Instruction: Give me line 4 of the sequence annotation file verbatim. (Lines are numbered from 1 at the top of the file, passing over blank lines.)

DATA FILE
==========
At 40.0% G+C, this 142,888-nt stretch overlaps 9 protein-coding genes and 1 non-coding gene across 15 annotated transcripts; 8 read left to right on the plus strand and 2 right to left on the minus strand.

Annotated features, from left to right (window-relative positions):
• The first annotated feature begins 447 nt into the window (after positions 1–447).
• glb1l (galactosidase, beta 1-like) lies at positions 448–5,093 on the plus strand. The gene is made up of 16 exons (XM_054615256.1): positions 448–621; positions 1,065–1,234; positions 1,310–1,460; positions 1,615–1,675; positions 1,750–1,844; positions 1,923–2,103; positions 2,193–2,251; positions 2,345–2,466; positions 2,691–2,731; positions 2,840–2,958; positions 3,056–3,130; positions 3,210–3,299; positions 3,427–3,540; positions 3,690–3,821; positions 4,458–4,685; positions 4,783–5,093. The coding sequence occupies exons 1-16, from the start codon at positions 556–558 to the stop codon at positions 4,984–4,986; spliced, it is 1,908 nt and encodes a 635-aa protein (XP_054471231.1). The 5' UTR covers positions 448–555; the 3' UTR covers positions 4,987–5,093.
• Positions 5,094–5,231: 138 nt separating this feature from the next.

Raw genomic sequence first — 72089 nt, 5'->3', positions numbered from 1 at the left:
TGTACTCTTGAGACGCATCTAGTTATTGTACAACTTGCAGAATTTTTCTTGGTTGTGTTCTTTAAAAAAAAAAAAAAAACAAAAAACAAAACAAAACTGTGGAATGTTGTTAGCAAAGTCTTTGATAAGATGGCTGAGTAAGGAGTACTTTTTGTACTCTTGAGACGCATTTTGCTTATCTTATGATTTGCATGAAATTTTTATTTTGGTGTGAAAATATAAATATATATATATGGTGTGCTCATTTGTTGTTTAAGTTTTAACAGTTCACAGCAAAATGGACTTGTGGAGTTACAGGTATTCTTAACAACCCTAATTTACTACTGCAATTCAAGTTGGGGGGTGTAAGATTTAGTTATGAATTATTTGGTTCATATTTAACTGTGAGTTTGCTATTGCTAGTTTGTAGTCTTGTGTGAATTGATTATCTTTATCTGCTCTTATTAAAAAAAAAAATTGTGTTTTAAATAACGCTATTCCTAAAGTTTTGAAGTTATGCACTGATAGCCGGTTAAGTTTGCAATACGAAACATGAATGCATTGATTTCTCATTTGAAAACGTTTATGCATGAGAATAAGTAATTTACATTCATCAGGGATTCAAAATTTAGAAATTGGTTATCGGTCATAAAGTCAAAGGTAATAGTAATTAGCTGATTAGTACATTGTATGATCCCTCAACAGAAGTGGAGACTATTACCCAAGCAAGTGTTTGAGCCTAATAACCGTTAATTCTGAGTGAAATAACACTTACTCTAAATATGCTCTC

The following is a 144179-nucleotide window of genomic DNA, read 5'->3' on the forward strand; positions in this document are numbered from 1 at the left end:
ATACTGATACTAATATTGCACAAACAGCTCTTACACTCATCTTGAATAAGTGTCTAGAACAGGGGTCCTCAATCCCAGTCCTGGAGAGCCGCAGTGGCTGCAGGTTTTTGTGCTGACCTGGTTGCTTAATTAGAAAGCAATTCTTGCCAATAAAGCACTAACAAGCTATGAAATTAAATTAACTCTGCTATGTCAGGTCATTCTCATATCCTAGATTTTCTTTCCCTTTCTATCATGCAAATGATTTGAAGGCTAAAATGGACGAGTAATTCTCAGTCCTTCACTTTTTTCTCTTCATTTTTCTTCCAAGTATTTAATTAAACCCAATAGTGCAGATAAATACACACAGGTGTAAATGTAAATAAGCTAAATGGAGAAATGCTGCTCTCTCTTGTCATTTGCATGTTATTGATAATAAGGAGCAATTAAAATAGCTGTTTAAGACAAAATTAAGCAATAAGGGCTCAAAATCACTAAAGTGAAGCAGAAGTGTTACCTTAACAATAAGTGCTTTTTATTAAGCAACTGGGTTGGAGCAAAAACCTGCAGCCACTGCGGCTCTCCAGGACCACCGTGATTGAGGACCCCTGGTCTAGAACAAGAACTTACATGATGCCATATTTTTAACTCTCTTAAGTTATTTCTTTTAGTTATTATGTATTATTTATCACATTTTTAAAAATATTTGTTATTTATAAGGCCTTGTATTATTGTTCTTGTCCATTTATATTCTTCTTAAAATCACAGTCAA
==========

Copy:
• glb1l (galactosidase, beta 1-like) lies at positions 448–5,093 on the plus strand. The gene is made up of 16 exons (XM_054615256.1): positions 448–621; positions 1,065–1,234; positions 1,310–1,460; positions 1,615–1,675; positions 1,750–1,844; positions 1,923–2,103; positions 2,193–2,251; positions 2,345–2,466; positions 2,691–2,731; positions 2,840–2,958; positions 3,056–3,130; positions 3,210–3,299; positions 3,427–3,540; positions 3,690–3,821; positions 4,458–4,685; positions 4,783–5,093. The coding sequence occupies exons 1-16, from the start codon at positions 556–558 to the stop codon at positions 4,984–4,986; spliced, it is 1,908 nt and encodes a 635-aa protein (XP_054471231.1). The 5' UTR covers positions 448–555; the 3' UTR covers positions 4,987–5,093.